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Hey ‘Saturday Night Live,’ Why Didn’t You Tell Us About The Bubble?

Democrats looking to figure out what went wrong and how to recover would actually be well-advised, for once, to take a cue from “Saturday Night Live.”


Democrats looking to figure out what went wrong and how to recover would actually be well-advised, for once, to take a cue from “Saturday Night Live.” No, I’m not recommending Alec Baldwin’s slightly lame impersonation of Donald Trump. I’m recommending their post-election sketch about left-leaning urbanites wanting to escape to a “bubble”—not just the metaphorical bubble of an urban hipster microculture, but a literal bubble in the form of a fully enclosed community shielded from the outside world.

This sketch is so dead-on in describing, point for point, the pretensions and hypocrisies that drive everyone else nuts about urban cultural elites. It’s so accurate that I have to wonder: if the folks at SNL knew about the bubble, how come they didn’t tell their viewers before the election?

First, let’s get a grasp on the message of that sketch, which was unusually lean and disciplined in its execution of a clearly defined premise. It ticks off just about everything we would have wanted to tell disappointed Hillary Clinton supporters about the peculiar cultural assumptions they take for granted without much thought or skepticism.

They pride themselves on being open-minded, but they actually close themselves off to contrary arguments; The Bubble is a “community of like-minded free-thinkers—and no one else.” They think they’re more thoughtful and intellectual, but they’re really just confirming each other’s biases; a “wide array of diverse viewpoints” is two people doing nothing but agreeing with each other. They think they’re well-informed and cultured, but they draw from a very narrow range of trendy lifestyle fads and “only the good websites.” They think of their lifestyle as simple and accessible, but only the well off can afford it. (“Anybody is welcome to join us,” the ad proclaims, but a one-bedroom apartment starts at $1.9 million—not far off from reality in Manhattan or San Francisco.)

They say they are above racial division, but they’re the ones obsessing over it. (“We don’t see color here—but we celebrate it.”) Then there’s the preening, condescending race-consciousness of the privileged white “progressive”—who, in this sketch, ostentatiously points to the “black power” button on his lapel and gets a subtly exasperated roll of the eyes from his black co-star.

Most important: They depend on the support and protection of blue-collar workers who don’t share their values and culture. In the sketch, those people are absent because they can’t be convinced to live in The Bubble. In the real world, they are all over the place, but they are ignored.

So sure, this is a really good place for Democrats in the cities to start: to realize that they are living in a very special cultural enclave, and if they want to win elections again, they need to be able to talk to—and listen to—people outside of that enclave. “Saturday Night Live” might have saved some heartache if they had shown more of this self-awareness before now.

Then again, this is the same show that gave us one of the most inside-the-bubble moments in recent television history, a post-election opening that was part funeral, part beatification for that new martyr, Saint Hillary of Clinton. (For those unfamiliar with the conventions of SNL, we’re supposed to recognize Kate McKinnon’s hair and white pantsuit as the look she wears when portraying Clinton.)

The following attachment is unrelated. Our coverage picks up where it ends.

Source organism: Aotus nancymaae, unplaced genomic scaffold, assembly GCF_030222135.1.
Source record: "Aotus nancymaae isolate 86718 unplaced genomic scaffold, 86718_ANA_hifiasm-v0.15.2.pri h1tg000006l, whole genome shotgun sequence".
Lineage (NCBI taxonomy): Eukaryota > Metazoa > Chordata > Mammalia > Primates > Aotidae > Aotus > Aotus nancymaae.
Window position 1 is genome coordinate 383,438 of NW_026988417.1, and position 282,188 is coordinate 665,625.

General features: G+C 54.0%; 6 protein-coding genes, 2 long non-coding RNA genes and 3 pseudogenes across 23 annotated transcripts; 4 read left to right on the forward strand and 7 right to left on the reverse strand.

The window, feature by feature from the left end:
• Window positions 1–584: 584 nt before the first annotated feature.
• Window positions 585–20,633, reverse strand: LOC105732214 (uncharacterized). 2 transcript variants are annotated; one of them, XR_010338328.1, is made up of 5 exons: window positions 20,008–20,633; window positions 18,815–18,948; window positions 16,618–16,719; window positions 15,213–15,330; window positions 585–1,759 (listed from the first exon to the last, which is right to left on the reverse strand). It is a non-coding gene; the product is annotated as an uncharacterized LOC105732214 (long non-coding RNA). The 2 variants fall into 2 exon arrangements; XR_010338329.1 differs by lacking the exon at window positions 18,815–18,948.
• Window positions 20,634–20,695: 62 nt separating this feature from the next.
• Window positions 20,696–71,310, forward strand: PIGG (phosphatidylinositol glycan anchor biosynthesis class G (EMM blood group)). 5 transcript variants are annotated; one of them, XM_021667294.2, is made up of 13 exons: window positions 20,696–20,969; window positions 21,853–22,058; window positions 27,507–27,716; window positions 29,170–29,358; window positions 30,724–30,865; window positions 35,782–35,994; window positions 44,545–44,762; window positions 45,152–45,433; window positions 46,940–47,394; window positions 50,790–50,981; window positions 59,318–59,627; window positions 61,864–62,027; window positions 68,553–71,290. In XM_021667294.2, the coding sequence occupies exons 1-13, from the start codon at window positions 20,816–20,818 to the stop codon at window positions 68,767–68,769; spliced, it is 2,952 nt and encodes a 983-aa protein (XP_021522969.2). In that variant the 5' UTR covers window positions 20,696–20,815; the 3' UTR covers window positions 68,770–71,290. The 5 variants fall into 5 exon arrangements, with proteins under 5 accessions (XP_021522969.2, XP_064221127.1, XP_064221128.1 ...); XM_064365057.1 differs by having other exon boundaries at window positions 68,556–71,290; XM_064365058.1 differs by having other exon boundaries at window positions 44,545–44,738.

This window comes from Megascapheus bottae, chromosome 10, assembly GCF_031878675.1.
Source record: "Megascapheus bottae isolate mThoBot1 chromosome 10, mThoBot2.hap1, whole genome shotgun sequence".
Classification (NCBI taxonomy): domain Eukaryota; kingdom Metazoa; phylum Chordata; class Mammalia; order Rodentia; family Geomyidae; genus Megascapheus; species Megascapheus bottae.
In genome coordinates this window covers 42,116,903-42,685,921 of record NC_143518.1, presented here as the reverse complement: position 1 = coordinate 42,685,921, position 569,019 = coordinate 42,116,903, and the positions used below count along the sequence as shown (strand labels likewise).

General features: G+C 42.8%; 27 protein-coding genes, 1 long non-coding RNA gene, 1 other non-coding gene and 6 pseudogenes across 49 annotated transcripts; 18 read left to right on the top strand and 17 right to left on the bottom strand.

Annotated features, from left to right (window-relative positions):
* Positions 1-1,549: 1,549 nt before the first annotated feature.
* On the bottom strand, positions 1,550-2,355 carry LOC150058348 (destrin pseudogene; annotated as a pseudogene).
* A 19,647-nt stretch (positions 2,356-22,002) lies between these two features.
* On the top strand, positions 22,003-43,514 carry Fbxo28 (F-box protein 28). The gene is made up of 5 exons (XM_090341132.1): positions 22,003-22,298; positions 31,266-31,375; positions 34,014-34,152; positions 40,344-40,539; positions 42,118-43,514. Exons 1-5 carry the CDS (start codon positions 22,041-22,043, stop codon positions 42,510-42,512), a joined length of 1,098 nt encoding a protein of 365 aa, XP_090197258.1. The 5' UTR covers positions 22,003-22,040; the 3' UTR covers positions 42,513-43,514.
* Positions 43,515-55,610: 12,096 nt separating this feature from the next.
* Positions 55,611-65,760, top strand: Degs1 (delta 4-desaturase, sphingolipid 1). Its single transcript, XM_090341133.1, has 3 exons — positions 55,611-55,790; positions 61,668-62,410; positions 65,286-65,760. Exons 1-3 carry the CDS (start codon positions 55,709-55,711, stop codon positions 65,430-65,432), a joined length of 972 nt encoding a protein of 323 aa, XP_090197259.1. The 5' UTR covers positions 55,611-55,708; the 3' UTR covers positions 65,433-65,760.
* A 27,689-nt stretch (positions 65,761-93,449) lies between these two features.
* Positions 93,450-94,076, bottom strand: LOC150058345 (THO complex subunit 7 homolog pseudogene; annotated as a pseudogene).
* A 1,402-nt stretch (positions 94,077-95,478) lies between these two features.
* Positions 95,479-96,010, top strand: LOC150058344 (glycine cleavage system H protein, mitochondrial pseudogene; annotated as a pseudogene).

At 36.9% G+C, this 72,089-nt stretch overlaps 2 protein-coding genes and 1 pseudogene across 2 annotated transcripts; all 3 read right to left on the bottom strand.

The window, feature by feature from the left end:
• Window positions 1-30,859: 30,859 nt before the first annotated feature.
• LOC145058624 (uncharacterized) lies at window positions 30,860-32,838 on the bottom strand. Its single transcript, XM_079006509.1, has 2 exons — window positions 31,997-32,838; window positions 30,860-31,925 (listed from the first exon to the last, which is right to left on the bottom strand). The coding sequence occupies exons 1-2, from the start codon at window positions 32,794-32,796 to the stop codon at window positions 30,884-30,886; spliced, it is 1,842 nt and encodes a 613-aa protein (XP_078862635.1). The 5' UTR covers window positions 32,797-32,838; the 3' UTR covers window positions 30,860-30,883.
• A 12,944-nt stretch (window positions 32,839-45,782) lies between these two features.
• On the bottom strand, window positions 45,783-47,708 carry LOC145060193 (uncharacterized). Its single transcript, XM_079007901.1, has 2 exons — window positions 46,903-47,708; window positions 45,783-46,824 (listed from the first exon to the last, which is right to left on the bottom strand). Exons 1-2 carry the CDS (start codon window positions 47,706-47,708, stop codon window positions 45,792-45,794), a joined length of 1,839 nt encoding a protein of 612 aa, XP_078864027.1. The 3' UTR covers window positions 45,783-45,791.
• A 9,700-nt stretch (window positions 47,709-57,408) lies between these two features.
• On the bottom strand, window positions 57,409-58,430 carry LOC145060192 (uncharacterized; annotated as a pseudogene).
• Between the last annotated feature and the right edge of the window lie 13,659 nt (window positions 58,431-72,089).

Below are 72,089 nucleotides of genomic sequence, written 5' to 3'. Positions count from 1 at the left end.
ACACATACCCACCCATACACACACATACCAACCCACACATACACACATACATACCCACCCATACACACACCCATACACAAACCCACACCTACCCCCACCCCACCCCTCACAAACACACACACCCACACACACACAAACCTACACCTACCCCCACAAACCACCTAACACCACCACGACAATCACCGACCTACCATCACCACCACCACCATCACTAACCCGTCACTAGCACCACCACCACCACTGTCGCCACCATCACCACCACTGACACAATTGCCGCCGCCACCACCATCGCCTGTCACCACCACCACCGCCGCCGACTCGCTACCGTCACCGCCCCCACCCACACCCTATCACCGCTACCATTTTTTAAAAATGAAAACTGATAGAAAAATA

The truth is that the writers for “Saturday Night Live,” and probably a lot of their audience, already know they are in a bubble. They didn’t all grow up as “coastal elites.” They moved there and worked hard to put themselves into their bubble—and, unfortunately, to define themselves in opposition to the (usually) suburban middle-class values they left behind.

There’s nothing wrong with arranging your life the way you want it or moving to a neighborhood where others like to live the same way. To put the shoe on the other foot, the Brooklyn hipster is no more or less in a bubble than the guy who never moved away from home and lives within the “bubble” of his church and his rural town—and who probably also defines himself in opposition to other Americans, as the opposite of those pampered “elites” in the big cities. I like a point made by Derek Thompson: it’s all “bubbles,” and it’s all “real America.”

But the thing about bubbles is that after a while, it’s difficult to remember that you’re in one. It’s easy to fall back reflexively on the same unexamined tropes without ever having to hear much skepticism from the people around you.

Some of us have been warning the left for years that this makes them weak, that it makes them almost totally unaware of how unconvincing some of their favorite causes have become to the majority of America. On a more practical level, they also fail to realize how unappealing some of their candidates are to voters in other parts of the country, the parts that control a majority of the Electoral College.

They needed a reminder, and this election is a big one. That SNL sketch is a sign that some of them are beginning to look in the right direction.

I don’t agree with Democrats on much, but I do think the republic needs an effective opposition party. So I really hope they don’t have to go through the dreadful experiment of running Bernie Sanders in 2020—the guy whose picture appears on the currency inside The Bubble—before they finally figure out how to break through their own filters.

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